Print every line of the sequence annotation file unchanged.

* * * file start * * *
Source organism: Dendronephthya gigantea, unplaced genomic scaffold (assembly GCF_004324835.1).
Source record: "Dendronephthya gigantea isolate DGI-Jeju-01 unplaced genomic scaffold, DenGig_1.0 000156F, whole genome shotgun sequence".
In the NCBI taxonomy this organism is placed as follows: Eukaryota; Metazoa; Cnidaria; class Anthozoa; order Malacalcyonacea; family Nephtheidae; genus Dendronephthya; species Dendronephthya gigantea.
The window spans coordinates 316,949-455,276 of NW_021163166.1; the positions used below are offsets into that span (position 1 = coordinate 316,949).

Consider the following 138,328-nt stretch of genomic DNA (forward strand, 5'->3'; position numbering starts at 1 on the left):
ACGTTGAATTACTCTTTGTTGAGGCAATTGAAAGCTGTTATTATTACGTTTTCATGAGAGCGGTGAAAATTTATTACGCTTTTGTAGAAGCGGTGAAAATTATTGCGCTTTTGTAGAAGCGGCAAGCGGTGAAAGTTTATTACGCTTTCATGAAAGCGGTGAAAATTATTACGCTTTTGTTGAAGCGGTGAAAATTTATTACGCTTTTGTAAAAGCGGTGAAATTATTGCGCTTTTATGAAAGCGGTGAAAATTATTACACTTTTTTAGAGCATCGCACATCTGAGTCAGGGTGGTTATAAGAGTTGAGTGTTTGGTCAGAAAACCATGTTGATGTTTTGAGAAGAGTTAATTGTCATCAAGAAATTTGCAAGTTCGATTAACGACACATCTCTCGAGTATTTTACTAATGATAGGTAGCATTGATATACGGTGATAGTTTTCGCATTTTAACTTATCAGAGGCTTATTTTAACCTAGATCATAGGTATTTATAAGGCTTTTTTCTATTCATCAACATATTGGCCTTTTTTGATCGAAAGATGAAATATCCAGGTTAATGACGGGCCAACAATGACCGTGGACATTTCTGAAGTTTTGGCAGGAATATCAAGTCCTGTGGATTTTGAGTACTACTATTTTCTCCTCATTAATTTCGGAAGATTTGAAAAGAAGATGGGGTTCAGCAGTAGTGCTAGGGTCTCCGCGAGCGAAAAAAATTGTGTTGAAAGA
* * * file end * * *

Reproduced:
Source organism: Dendronephthya gigantea, unplaced genomic scaffold (assembly GCF_004324835.1).
Source record: "Dendronephthya gigantea isolate DGI-Jeju-01 unplaced genomic scaffold, DenGig_1.0 000156F, whole genome shotgun sequence".
In the NCBI taxonomy this organism is placed as follows: Eukaryota; Metazoa; Cnidaria; class Anthozoa; order Malacalcyonacea; family Nephtheidae; genus Dendronephthya; species Dendronephthya gigantea.
The window spans coordinates 316,949-455,276 of NW_021163166.1; the positions used below are offsets into that span (position 1 = coordinate 316,949).

Consider the following 138,328-nt stretch of genomic DNA (forward strand, 5'->3'; position numbering starts at 1 on the left):
ACGTTGAATTACTCTTTGTTGAGGCAATTGAAAGCTGTTATTATTACGTTTTCATGAGAGCGGTGAAAATTTATTACGCTTTTGTAGAAGCGGTGAAAATTATTGCGCTTTTGTAGAAGCGGCAAGCGGTGAAAGTTTATTACGCTTTCATGAAAGCGGTGAAAATTATTACGCTTTTGTTGAAGCGGTGAAAATTTATTACGCTTTTGTAAAAGCGGTGAAATTATTGCGCTTTTATGAAAGCGGTGAAAATTATTACACTTTTTTAGAGCATCGCACATCTGAGTCAGGGTGGTTATAAGAGTTGAGTGTTTGGTCAGAAAACCATGTTGATGTTTTGAGAAGAGTTAATTGTCATCAAGAAATTTGCAAGTTCGATTAACGACACATCTCTCGAGTATTTTACTAATGATAGGTAGCATTGATATACGGTGATAGTTTTCGCATTTTAACTTATCAGAGGCTTATTTTAACCTAGATCATAGGTATTTATAAGGCTTTTTTCTATTCATCAACATATTGGCCTTTTTTGATCGAAAGATGAAATATCCAGGTTAATGACGGGCCAACAATGACCGTGGACATTTCTGAAGTTTTGGCAGGAATATCAAGTCCTGTGGATTTTGAGTACTACTATTTTCTCCTCATTAATTTCGGAAGATTTGAAAAGAAGATGGGGTTCAGCAGTAGTGCTAGGGTCTCCGCGAGCGAAAAAAATTGTGTTGAAAGA